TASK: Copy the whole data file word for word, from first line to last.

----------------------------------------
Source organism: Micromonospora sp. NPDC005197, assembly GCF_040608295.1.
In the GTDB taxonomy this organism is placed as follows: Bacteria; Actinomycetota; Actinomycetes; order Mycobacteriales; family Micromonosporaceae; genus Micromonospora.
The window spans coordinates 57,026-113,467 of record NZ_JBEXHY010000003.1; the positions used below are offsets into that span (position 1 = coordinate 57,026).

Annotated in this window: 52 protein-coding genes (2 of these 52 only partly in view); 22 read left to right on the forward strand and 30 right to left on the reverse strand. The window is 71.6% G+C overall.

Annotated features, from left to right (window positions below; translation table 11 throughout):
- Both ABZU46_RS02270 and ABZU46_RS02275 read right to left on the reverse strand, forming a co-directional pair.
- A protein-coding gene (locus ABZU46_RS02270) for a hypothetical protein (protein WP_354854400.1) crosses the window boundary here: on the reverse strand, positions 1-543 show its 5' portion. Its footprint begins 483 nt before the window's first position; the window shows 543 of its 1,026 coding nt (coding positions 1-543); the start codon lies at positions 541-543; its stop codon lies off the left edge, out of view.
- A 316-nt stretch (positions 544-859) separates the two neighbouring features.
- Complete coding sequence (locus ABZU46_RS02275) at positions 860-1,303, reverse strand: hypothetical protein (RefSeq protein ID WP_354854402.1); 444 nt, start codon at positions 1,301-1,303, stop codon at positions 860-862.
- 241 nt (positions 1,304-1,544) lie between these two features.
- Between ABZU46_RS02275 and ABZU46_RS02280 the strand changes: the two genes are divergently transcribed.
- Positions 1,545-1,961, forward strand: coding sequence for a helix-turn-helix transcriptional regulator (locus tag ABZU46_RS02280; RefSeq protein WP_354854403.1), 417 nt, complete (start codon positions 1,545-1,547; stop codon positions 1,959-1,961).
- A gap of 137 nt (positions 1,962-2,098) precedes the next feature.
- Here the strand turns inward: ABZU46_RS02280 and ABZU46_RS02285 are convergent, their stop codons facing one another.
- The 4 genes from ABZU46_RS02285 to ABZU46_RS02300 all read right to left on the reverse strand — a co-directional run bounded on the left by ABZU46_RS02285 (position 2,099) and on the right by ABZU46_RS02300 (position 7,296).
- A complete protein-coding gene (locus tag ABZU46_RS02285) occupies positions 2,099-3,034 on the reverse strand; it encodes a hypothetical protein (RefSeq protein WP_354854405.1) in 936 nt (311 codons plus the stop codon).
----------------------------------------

Source organism: Micromonospora sp. NPDC005197, assembly GCF_040608295.1.
In the GTDB taxonomy this organism is placed as follows: Bacteria; Actinomycetota; Actinomycetes; order Mycobacteriales; family Micromonosporaceae; genus Micromonospora.
The window spans coordinates 57,026-113,467 of record NZ_JBEXHY010000003.1; the positions used below are offsets into that span (position 1 = coordinate 57,026).

Annotated in this window: 52 protein-coding genes (2 of these 52 only partly in view); 22 read left to right on the forward strand and 30 right to left on the reverse strand. The window is 71.6% G+C overall.

Annotated features, from left to right (window positions below; translation table 11 throughout):
- Both ABZU46_RS02270 and ABZU46_RS02275 read right to left on the reverse strand, forming a co-directional pair.
- A protein-coding gene (locus ABZU46_RS02270) for a hypothetical protein (protein WP_354854400.1) crosses the window boundary here: on the reverse strand, positions 1-543 show its 5' portion. Its footprint begins 483 nt before the window's first position; the window shows 543 of its 1,026 coding nt (coding positions 1-543); the start codon lies at positions 541-543; its stop codon lies off the left edge, out of view.
- A 316-nt stretch (positions 544-859) separates the two neighbouring features.
- Complete coding sequence (locus ABZU46_RS02275) at positions 860-1,303, reverse strand: hypothetical protein (RefSeq protein ID WP_354854402.1); 444 nt, start codon at positions 1,301-1,303, stop codon at positions 860-862.
- 241 nt (positions 1,304-1,544) lie between these two features.
- Between ABZU46_RS02275 and ABZU46_RS02280 the strand changes: the two genes are divergently transcribed.
- Positions 1,545-1,961, forward strand: coding sequence for a helix-turn-helix transcriptional regulator (locus tag ABZU46_RS02280; RefSeq protein WP_354854403.1), 417 nt, complete (start codon positions 1,545-1,547; stop codon positions 1,959-1,961).
- A gap of 137 nt (positions 1,962-2,098) precedes the next feature.
- Here the strand turns inward: ABZU46_RS02280 and ABZU46_RS02285 are convergent, their stop codons facing one another.
- The 4 genes from ABZU46_RS02285 to ABZU46_RS02300 all read right to left on the reverse strand — a co-directional run bounded on the left by ABZU46_RS02285 (position 2,099) and on the right by ABZU46_RS02300 (position 7,296).
- A complete protein-coding gene (locus tag ABZU46_RS02285) occupies positions 2,099-3,034 on the reverse strand; it encodes a hypothetical protein (RefSeq protein WP_354854405.1) in 936 nt (311 codons plus the stop codon).